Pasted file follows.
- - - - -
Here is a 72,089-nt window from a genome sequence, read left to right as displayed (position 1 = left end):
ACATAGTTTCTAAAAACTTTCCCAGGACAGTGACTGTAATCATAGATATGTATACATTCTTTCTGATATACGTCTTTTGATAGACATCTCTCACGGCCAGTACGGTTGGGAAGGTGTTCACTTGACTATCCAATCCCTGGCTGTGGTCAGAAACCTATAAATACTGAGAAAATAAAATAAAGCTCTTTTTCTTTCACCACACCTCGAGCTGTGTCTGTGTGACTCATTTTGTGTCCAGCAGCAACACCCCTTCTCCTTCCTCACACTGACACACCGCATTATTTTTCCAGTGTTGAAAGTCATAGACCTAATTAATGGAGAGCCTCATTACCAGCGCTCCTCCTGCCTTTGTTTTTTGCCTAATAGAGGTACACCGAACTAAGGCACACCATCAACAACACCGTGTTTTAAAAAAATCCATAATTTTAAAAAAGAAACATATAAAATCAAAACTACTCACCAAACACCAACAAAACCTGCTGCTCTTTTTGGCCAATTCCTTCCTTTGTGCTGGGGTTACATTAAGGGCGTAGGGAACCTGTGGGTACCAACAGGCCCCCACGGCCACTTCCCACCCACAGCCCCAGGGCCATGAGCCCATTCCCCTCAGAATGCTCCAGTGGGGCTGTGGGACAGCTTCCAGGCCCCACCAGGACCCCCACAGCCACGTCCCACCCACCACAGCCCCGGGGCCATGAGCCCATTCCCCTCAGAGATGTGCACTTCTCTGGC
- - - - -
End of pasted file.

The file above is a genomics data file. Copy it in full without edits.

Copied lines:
Here is a 72,089-nt window from a genome sequence, read left to right as displayed (position 1 = left end):
ACATAGTTTCTAAAAACTTTCCCAGGACAGTGACTGTAATCATAGATATGTATACATTCTTTCTGATATACGTCTTTTGATAGACATCTCTCACGGCCAGTACGGTTGGGAAGGTGTTCACTTGACTATCCAATCCCTGGCTGTGGTCAGAAACCTATAAATACTGAGAAAATAAAATAAAGCTCTTTTTCTTTCACCACACCTCGAGCTGTGTCTGTGTGACTCATTTTGTGTCCAGCAGCAACACCCCTTCTCCTTCCTCACACTGACACACCGCATTATTTTTCCAGTGTTGAAAGTCATAGACCTAATTAATGGAGAGCCTCATTACCAGCGCTCCTCCTGCCTTTGTTTTTTGCCTAATAGAGGTACACCGAACTAAGGCACACCATCAACAACACCGTGTTTTAAAAAAATCCATAATTTTAAAAAAGAAACATATAAAATCAAAACTACTCACCAAACACCAACAAAACCTGCTGCTCTTTTTGGCCAATTCCTTCCTTTGTGCTGGGGTTACATTAAGGGCGTAGGGAACCTGTGGGTACCAACAGGCCCCCACGGCCACTTCCCACCCACAGCCCCAGGGCCATGAGCCCATTCCCCTCAGAATGCTCCAGTGGGGCTGTGGGACAGCTTCCAGGCCCCACCAGGACCCCCACAGCCACGTCCCACCCACCACAGCCCCGGGGCCATGAGCCCATTCCCCTCAGAGATGTGCACTTCTCTGGC